Under the provisions of the Statutory Measure of the Senate No. 340/2013 Coll. on Real Estate Transfer Tax (the "RE Transfer Tax Act"), the transferor is obliged to pay the real estate transfer tax (the "RE Transfer Tax") when ownership title to real estate is acquired by purchase or exchange, unless the transferor and the transferee stipulate otherwise in the purchase or exchange agreement. If the transferor does not fulfil its obligation to pay the RE Transfer Tax, the RE Transfer Tax Act establishes the statutory guarantee consisting in the duty of the transferee to do so.

However, the Czech Parliament recently passed an amendment to the RE Transfer Tax Act, under which the obligation to pay the RE Transfer Tax passes from the transferor to the transferee.

According to the Czech government, which is the petitioner of the amendment to the RE Transfer Tax Act, the amendment seeks to reduce the administrative burden connected with collection of the RE Transfer Tax. Tax collection and its administration might sometimes be difficult for the financial authorities, as the RE Transfer Tax Act allows the transferor and the transferee to stipulate in the transfer or exchange agreement who will pay the RE Transfer Tax. To tackle these issues, the government sought explicit determination of the taxpayer and sought to repeal the statutory guarantee consisting in the transferee's obligation to pay the RE Transfer Tax, instead of the transferor in case the RE Transfer Tax was not paid. The current 4 % RE Transfer Tax rate was, however, not influenced by the amendment.

According to the government, the above-mentioned change should in particular (i) make the RE Transfer Tax Act more straightforward; (ii) ease the administrative burden connected with RE Transfer Tax collection; and (iii) mitigate the transaction risks of the transferees in case the transferors do not pay the tax (if the amount corresponding to the tax is not wired to the financial authority directly from the escrow, which is often established due to these reasons).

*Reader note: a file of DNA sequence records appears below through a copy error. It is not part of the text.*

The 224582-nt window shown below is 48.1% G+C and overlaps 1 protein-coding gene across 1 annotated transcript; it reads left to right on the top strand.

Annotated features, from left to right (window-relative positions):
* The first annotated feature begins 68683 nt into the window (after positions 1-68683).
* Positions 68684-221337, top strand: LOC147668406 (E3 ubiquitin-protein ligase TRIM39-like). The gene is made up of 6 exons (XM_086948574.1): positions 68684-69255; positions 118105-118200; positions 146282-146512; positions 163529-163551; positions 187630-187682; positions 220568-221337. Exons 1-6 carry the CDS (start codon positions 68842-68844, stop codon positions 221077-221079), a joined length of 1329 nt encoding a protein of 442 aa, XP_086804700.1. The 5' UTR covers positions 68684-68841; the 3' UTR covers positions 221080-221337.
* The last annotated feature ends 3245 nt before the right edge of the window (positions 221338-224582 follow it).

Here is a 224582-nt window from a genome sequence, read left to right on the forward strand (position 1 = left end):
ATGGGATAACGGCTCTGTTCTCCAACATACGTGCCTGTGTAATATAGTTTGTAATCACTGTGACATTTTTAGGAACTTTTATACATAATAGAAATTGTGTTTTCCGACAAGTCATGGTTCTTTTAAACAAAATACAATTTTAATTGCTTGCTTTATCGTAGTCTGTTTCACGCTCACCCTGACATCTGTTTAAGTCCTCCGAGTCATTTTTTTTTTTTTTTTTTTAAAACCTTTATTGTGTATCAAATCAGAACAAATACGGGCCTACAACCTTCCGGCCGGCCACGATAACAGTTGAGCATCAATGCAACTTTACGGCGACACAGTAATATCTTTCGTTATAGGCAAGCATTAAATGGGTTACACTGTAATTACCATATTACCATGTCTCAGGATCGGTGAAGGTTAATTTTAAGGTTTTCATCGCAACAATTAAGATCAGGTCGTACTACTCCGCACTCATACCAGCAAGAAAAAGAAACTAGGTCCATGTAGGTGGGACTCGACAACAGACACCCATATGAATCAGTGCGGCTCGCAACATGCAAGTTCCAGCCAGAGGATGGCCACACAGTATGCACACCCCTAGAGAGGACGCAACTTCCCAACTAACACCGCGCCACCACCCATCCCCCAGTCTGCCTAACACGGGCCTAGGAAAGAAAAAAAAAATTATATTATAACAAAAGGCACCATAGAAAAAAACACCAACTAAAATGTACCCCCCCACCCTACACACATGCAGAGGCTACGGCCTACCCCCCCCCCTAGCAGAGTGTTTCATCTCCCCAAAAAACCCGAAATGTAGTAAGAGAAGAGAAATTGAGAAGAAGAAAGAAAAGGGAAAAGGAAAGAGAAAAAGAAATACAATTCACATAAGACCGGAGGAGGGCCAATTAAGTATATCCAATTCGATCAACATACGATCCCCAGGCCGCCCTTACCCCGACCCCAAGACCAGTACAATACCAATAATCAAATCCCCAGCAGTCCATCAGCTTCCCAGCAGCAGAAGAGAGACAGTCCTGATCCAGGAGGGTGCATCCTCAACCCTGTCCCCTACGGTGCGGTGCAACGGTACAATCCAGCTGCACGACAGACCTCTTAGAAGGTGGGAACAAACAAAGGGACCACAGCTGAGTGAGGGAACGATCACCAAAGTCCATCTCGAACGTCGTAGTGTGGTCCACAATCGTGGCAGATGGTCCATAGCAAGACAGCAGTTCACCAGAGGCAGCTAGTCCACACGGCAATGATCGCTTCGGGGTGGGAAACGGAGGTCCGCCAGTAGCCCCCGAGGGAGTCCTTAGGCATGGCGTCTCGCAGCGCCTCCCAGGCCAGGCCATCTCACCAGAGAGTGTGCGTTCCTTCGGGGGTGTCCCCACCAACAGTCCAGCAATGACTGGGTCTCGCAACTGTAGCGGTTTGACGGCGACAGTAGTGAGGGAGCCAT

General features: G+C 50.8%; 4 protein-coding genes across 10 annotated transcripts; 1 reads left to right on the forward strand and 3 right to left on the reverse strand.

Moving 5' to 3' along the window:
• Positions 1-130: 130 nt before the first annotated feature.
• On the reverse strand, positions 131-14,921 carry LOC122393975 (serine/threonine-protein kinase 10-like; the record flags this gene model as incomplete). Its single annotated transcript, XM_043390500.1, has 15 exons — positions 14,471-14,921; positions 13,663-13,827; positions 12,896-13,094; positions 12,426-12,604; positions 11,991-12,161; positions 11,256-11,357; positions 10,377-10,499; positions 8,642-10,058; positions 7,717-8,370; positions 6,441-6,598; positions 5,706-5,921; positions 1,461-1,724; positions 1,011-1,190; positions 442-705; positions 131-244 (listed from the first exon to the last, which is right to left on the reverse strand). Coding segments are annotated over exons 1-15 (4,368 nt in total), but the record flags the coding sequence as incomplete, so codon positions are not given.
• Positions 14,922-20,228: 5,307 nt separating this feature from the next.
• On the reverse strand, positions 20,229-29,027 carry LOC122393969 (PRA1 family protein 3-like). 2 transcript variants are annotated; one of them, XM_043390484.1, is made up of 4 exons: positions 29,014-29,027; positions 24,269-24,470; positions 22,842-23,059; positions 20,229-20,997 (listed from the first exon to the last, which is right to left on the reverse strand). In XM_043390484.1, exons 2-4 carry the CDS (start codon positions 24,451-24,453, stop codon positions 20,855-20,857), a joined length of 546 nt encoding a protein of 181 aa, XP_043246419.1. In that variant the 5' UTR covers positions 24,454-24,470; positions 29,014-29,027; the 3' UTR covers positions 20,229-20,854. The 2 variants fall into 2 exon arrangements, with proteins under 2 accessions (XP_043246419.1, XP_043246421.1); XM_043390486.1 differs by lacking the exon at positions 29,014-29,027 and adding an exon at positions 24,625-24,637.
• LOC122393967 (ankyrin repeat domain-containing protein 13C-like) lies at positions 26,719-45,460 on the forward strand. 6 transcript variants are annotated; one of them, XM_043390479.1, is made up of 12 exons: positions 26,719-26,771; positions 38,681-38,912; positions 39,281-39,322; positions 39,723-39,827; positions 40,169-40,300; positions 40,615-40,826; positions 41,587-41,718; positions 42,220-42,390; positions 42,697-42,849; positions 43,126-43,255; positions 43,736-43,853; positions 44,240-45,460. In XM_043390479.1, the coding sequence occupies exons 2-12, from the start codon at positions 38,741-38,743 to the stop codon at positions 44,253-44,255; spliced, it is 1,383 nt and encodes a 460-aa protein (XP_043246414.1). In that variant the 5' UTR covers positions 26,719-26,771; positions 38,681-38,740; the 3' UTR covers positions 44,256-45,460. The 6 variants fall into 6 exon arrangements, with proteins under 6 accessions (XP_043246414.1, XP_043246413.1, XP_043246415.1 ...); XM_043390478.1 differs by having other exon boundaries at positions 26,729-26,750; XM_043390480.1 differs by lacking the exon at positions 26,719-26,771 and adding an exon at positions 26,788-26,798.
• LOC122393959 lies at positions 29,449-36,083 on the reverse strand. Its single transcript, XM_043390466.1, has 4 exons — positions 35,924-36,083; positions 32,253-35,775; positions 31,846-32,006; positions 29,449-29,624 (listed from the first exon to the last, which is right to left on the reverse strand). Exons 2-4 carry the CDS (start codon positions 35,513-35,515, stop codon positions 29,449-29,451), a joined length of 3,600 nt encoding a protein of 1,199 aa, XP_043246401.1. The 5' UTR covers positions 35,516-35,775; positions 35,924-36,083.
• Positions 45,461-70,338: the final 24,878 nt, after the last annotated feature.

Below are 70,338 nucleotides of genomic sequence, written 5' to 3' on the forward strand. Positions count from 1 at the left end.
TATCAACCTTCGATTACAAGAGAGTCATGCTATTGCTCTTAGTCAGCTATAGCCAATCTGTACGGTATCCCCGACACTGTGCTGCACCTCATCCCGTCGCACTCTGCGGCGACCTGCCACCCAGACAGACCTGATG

Motivation of the contracting parties was also a factor when proposing this amendment. The motivation of the owner of the real estate (the transferee) to pay the tax is much higher than that of the transferor, who no longer has anything to do with the property, and who might be difficult to reach and force to meet his obligation.

The amendment will take effect on the first day of the third month after its publication in the Collection of Laws, presumably on 1 November 2016.

It can be expected that the market will react to these changes and that real estate prices will be affected. Despite the stimulus of very low interest rates, it is believed that prices will almost certainly decrease due to the substantial increase in buyers' expenses. As the RE Transfer Tax calculation is based on the value of the transferred property, it is expected that the amount of tax collected will decrease accordingly as a result of the price decrease.

The change of taxpayer is not the only change introduced by the amendment of the RE Transfer Tax Act. For example, the acquisition of ownership by the municipalities was freed from the tax obligation, the new buildings and flat unit taxation concept was changed, the tax obligation on extension of building rights was broadened, changes and other transformations of legal entities were exempted from tax, and the taxation concept for the acquisition of utility networks was changed.

It will take some time to evaluate to what extent the lawmaker was successful and the new consequences that the amendment to the RE Transfer Tax Act will bring about.